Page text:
OK, I decided to start a project. After only one week of the #TeachersWrite Summer Writing Camp, I was already tired of not knowing what to do for the writing challenges and assignments, so I have dusted off my 2010 NaNoWriMo novel. I am going to revise it, incorporating the writing camp assignments, for “publication” for my classroom library. (I try to order novels from Create Space each year, but in 2010 and 2011, I didn’t order my own–only students’ novels.) This will be the encouragement I needed to keep modeling for my students.

Here is the beginning of my sci-fi Bible story about Queen Esther.

Sinede here, a clown in the king’s court. Everything you will read in the pages before you is true. It really happened. A story, a story, let it come, let it go—but always know, it is true, every word of it. The story starts soon, but a little background first. Have you ever heard of platform shoes? Many times in human history people have worn shoes that made them look taller. In the Earthly cultures of Asia, Europe, Latin America, and in the United States of America (that ancient self-centered and pretentious society of the second millennium) there have been several forms of the platform shoe. Sometimes they raised the back half of the foot to platform height, so the heel was up high and the toes were closer to the ground. Yes, I know it sounds strange.

Well, in my land, Visul, we don’t wear shoes—platform or otherwise. However, we do have an unusual evolutionary adaptation—the platform foot. Most humans on the scores of colonized planets in the Milky Way have developed feet similar to what folks have on Earth.

On Visul, however, we needed tall feet. You should see my country—yuck! It’s got a layer of fine dust, well, maybe I could call it “moondust” something you might know about. The visuldust is four to six inches thick! How could we ever walk around in that? We couldn’t, so our feet evolved. We have a platform of cartilage and thick skin—kind of like a giant bunion across the bottoms of our feet. No pain, though. (I don’t know if they are like bunions really. Do bunions hurt?) We walk barefoot wherever we go because our landscape is literally all the same. Dark black visuldust everywhere! Little atmosphere rests on Visul, so we get no wind. At least the dust stays in one place. The land is flat or very slightly rippled over large areas. There are no mountains, no bodies of water, nothing interesting.

Another difference in our evolution is the star shape at the base of fingernails. I think it was a smile and a shout-out from Providence to the “stars” of the galaxy. Let me tell you, my friends, we are stars! Jugglers, jokesters, singers, musicians, orators, actors, poets, puppeteers, writers. Visul is such an ugly boring planet, that we have had to make our own color. We have more than our share of talent. The stars of the universe! That’s for sure! Platform feet and star-shaped nail bases—just two of the obvious differences in our evolution—the interesting and colorful ones, as it were. I am not a scientist, but there are dozens of other traits that had to evolve for us to live on this planet.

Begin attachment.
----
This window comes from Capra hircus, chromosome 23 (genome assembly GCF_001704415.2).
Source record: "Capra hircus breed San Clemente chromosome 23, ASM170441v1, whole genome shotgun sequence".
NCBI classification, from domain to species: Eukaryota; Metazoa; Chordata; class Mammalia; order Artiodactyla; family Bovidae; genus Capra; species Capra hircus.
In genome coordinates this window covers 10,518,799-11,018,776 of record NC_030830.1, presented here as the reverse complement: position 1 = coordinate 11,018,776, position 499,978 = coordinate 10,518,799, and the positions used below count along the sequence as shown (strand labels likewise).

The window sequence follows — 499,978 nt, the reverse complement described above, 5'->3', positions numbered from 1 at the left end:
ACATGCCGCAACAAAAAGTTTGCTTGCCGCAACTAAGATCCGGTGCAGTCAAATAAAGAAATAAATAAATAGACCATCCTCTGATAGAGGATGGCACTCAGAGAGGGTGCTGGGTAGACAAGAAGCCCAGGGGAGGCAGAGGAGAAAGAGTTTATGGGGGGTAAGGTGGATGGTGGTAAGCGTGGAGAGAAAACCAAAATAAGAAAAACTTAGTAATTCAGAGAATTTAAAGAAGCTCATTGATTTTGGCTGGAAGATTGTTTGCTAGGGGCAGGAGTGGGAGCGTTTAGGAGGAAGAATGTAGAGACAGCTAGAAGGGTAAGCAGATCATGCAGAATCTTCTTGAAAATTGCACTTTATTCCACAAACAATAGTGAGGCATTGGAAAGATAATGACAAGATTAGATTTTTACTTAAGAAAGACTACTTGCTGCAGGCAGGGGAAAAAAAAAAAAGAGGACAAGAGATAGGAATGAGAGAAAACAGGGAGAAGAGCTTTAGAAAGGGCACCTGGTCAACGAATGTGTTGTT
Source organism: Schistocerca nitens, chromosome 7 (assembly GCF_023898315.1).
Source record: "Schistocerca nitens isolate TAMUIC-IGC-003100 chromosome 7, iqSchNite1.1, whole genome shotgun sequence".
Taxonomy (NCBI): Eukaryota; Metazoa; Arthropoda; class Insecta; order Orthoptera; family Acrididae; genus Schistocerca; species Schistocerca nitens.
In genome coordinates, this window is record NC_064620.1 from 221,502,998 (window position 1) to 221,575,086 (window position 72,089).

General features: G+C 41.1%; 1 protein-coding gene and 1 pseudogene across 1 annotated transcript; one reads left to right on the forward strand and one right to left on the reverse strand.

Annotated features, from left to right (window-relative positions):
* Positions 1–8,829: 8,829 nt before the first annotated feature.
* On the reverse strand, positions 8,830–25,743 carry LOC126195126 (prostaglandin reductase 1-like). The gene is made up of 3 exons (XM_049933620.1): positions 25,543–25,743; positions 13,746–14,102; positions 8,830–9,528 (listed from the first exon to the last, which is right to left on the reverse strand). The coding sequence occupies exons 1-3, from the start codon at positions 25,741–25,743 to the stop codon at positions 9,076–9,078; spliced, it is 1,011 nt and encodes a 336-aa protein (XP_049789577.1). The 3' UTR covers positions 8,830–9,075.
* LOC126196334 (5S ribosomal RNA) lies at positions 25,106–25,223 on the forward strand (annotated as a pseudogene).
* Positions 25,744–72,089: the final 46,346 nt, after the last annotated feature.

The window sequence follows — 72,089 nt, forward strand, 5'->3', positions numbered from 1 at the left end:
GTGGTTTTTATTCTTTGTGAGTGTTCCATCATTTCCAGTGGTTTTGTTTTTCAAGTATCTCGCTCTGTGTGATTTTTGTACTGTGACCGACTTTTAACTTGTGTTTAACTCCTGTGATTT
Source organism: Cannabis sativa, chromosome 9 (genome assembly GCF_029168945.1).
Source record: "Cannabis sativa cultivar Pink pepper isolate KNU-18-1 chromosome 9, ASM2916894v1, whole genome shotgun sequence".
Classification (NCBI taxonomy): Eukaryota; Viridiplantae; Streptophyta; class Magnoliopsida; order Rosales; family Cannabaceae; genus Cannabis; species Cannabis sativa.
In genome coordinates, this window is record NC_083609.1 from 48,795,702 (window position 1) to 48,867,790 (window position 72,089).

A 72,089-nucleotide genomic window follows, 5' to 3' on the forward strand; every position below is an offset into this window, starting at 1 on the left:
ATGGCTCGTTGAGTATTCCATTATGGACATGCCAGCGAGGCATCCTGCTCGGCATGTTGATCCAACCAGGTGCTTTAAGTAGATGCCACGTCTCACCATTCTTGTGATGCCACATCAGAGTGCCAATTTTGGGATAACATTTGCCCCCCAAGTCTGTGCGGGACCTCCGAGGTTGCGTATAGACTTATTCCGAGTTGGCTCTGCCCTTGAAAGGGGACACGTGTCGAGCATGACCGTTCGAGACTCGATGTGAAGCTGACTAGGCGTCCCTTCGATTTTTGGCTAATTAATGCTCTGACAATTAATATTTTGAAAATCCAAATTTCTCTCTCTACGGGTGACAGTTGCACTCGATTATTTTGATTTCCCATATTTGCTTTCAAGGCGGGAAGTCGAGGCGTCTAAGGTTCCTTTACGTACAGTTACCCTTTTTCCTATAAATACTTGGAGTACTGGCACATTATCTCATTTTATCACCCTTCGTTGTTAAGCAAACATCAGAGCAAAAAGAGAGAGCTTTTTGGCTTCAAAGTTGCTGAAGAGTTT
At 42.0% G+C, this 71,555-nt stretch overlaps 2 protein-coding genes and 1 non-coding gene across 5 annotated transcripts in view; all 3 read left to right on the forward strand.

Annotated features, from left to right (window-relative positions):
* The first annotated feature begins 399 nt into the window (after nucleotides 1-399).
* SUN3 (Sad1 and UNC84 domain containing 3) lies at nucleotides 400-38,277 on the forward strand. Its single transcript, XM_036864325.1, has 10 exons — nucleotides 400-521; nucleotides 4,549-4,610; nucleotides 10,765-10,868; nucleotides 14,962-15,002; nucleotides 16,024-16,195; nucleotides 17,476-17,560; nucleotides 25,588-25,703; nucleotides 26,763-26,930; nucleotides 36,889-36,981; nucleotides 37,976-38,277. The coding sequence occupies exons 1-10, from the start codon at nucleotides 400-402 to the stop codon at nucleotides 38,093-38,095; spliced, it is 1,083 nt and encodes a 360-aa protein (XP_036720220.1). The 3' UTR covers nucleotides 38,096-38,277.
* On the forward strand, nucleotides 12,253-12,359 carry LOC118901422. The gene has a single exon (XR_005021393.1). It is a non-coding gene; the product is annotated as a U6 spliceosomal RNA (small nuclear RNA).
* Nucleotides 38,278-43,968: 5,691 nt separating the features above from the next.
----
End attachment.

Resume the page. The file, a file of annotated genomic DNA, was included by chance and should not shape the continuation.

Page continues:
One such evolution is our lungs. The air we breathe for instance is not 78% nitrogen, 21% oxygen, and 1% argon like you have on earth. (What is argon? you ask. It’s an inactive noble gas. More later, in science class.) Our lungs, however, have evolved to breathe the composition of our atmosphere, which includes oxygen, sodium, potassium, and primarily helium. (Yeah, we hear those jokes all the time about sucking helium. And, yes, our voices are a bit higher pitched than those of the humans on earth.)

One more way we, and all humans on the outer planets, are different than humans you may have heard of, or, you are, if indeed you are human yourself, is we have learned to genetically modify our population within the womb. The Visulians are a peaceful and loving people, so we have chosen modifications that enhance our artistic sides. We have also chosen to eliminate disease and other physical malformations that plagued humans for generations. Just as earlier Earthly generations took out small pox, black plague and yellow fever. Continuing in the 20th century, polio and German measles were wiped out. Now, in the 24th century, we have totally removed the cancer gene from our society; muscular dystrophy, amyotrophic lateral sclerosis, multiple sclerosis, diabetes—all gone from human development; and presently we are working to perfect the total elimination of obesity, which leads to massive social suffering and related heart diseases in the human condition. (I do actually love science.) I digress.

Let’s get on with the exposition.
Blakinon gave an unlikely proposition.
She said yes, and now we have a wide-eyed queen.
Would the king have picked her, had he foreseen?
We were so proud of her; Mindassa’s her name.
The joke was on Joryk who took all the blame.
Between those last two lines, comes most of the plot.
Sit back and relax, I think you’ll like it a lot.

(OK, OK, I’m not a poet, just a clown, just a clown. Don’t you dare set this book down! Oh, there I go again, making rhymes. I best get going, before I’m out of time. Maybe, I am a poet and didn’t know it.)